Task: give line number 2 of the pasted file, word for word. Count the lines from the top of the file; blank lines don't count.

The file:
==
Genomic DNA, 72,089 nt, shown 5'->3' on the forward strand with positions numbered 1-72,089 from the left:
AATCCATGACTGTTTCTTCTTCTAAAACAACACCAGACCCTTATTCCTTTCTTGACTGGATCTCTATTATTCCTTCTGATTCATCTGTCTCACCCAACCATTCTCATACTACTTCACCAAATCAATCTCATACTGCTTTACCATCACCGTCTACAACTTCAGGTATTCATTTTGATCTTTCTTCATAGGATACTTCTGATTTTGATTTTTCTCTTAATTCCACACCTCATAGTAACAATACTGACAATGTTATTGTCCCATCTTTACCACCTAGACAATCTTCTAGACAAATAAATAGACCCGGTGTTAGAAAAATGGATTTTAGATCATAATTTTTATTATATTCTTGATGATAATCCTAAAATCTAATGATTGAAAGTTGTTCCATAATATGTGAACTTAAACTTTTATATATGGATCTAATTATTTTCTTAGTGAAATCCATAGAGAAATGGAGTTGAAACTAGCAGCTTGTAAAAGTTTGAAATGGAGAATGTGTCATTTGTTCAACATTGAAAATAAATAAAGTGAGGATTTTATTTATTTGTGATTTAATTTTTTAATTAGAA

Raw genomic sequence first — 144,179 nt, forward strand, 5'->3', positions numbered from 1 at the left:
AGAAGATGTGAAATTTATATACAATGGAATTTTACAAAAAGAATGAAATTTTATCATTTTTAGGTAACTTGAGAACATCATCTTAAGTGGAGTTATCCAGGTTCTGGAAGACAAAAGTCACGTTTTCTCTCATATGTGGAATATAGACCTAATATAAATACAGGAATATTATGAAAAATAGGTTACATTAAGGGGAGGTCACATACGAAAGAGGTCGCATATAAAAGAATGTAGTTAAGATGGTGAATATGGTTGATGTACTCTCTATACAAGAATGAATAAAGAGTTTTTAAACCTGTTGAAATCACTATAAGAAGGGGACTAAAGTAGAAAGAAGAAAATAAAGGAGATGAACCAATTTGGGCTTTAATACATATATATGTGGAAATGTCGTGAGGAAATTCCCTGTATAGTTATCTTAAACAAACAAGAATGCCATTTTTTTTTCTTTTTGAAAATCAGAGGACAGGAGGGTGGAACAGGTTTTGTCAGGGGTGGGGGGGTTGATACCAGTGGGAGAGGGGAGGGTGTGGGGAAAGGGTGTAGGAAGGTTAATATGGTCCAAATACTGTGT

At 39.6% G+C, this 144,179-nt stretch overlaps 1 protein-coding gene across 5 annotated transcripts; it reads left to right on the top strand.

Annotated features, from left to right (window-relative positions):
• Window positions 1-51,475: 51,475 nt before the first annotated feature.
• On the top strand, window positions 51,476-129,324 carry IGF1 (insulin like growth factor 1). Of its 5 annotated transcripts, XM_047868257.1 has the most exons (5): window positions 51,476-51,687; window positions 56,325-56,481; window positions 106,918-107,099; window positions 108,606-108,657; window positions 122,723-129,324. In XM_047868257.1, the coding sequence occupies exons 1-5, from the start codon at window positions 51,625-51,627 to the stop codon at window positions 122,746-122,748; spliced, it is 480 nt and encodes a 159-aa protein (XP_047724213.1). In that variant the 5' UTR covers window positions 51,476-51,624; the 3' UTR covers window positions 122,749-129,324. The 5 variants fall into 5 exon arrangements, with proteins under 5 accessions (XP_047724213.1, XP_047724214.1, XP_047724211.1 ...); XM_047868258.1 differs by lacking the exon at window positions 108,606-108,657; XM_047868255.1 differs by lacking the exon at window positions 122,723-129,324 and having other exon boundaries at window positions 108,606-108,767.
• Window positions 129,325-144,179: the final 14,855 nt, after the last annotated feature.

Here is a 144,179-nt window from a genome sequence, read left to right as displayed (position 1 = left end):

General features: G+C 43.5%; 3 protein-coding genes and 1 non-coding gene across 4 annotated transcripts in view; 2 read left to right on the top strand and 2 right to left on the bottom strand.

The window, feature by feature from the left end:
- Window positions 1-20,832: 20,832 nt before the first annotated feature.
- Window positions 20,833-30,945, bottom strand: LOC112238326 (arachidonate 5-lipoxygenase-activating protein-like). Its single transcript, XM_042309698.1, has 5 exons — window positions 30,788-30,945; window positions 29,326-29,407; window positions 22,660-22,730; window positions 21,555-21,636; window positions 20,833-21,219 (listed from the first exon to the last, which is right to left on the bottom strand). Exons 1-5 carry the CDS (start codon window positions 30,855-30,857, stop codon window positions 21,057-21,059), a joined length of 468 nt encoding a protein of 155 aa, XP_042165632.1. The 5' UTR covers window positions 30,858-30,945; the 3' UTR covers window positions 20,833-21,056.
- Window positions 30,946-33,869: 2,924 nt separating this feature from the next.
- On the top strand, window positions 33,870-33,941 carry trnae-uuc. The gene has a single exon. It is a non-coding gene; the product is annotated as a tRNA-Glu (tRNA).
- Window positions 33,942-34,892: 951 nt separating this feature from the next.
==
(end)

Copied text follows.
AATCCATGACTGTTTCTTCTTCTAAAACAACACCAGACCCTTATTCCTTTCTTGACTGGATCTCTATTATTCCTTCTGATTCATCTGTCTCACCCAACCATTCTCATACTACTTCACCAAATCAATCTCATACTGCTTTACCATCACCGTCTACAACTTCAGGTATTCATTTTGATCTTTCTTCATAGGATACTTCTGATTTTGATTTTTCTCTTAATTCCACACCTCATAGTAACAATACTGACAATGTTATTGTCCCATCTTTACCACCTAGACAATCTTCTAGACAAATAAATAGACCCGGTGTTAGAAAAATGGATTTTAGATCATAATTTTTATTATATTCTTGATGATAATCCTAAAATCTAATGATTGAAAGTTGTTCCATAATATGTGAACTTAAACTTTTATATATGGATCTAATTATTTTCTTAGTGAAATCCATAGAGAAATGGAGTTGAAACTAGCAGCTTGTAAAAGTTTGAAATGGAGAATGTGTCATTTGTTCAACATTGAAAATAAATAAAGTGAGGATTTTATTTATTTGTGATTTAATTTTTTAATTAGAA